Our recital ends with a traditional Catalan Christmas song, El cant dels ocells or ‘Song of the Birds’, as adapted by Francisco Fullana from the arrangement made by Catalan cellist Pablo Casals. The piece was made famous by Casals, who played his arrangement of the song at the start of every recital during his exile from Francoist Spain; it has become, as a result, a symbol of Catalonia itself.
© Joanna Wyld, 2023
Spanish violinist Francisco Fullana returns to Orchid Classics with a recital of Spanish music for violin and piano. Described as ‘an amazing talent’ by Gustavo Dudamel, Fullana has a natural affinity with this repertoire, which includes dazzling virtuoso pieces by the great violinist-composer Pablo Sarasate, as well as the evocative ‘Sonata Española’ by Joaquín Turina.
The recital also features works by several composers from the Catalan region: Enrique Granados, Eduardo Toldrà and Joan Manén, all of whom subtly combine characteristic Catalan folk styles with harmonic influences from France.
‘By turns terse and explosive … compelling’
Gramophone Magazine on Fullana/CBSO Through the Lens of Time on Orchid Classics
A native of Mallorca in the Balearic Islands of Spain, Francisco Fullana is making a name for himself as both a soloist and a leader of innovative educational institutions around the world. A recipient of the 2018 Avery Fisher Career Grant and the 2023 Khaledi Prize, he has performed with orchestras such as the Münchner Rundfunkorchester, Spanish Radio Television Orchestra, Argentina’s National Orchestra, Venezuela’s Teresa Carreño Orchestra, and numerous U.S. ensembles including the Saint Paul Chamber Orchestra, the Buffalo Philharmonic, and the Vancouver, Pacific, Alabama, and Maryland symphony orchestras. He has worked with such noted conductors as the late Sir Colin Davis, Gustavo Dudamel, Alondra de la Parra, Christoph Poppen, Jeannette Sorrell, and Joshua Weilerstein.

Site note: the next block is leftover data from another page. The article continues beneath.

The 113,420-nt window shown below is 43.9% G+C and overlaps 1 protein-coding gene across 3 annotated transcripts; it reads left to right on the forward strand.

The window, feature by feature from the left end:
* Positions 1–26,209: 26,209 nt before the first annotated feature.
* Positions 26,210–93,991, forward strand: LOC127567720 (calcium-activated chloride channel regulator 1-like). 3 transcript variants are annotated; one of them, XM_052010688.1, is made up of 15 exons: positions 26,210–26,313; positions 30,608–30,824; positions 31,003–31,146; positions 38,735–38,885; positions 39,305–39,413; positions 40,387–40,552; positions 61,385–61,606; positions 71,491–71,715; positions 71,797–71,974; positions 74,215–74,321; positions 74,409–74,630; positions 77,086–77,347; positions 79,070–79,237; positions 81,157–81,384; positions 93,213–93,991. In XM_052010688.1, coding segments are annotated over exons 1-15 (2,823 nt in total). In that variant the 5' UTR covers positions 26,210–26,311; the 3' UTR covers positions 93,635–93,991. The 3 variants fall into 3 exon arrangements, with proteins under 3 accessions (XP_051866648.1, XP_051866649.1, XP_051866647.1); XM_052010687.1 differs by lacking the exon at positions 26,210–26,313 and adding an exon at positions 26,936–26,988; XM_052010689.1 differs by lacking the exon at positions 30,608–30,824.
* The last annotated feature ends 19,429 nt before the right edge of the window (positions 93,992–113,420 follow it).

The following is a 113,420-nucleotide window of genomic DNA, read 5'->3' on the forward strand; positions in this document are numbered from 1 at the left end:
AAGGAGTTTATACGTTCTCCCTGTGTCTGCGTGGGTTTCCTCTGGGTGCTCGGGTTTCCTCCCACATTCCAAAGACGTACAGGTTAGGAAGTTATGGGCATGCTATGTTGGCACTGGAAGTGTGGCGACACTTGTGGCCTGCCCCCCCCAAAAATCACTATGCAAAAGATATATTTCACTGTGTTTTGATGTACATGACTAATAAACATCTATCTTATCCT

In 2018 Orchid Classics released Francisco’s acclaimed debut recording Through the Lens of Time, which includes Max Richter’s 2012 composition The Four Seasons Recomposed—performed with the City of Birmingham Symphony Orchestra under Carlos Izcaray—along with other 20th century works exploring connections with the baroque era, by Alfred Schnittke, Salvador Brotons, and Isang Yun. Fullana’s love for the sound of gut strings has blossomed into an artistic partnership with the Grammy Award winning baroque ensemble Apollo’s Fire, both in performance and in the recording of Spanish and Italian baroque music, as well as in his last solo album under the Orchid Classics label, Bach’s Long Shadow, which was named BBC Music Magazine’s ‘Instrumental Choice of the Month.’ Julian Haylock described Fullana’s playing as ‘combining Itzhak Perlman’s warmth with the aristocratic poise of Henryk Szeryng.’
Active as a chamber musician, Francisco is a performing member of The Bowers Program at the Chamber Music Society of Lincoln Center, and has participated in the Marlboro Music Festival, the Musicians from Marlboro tours, the Perlman Music Program, the Da Camera Society, and the Moab, Music@Menlo, Mainly Mozart, Music in the Vineyards, and Newport music festivals. His musical collaborators have included Viviane Hagner, Nobuko Imai, Charles Neidich, Mitsuko Uchida, and members of the Guarneri, Juilliard, Pacifica, Takács, and Cleveland quartets.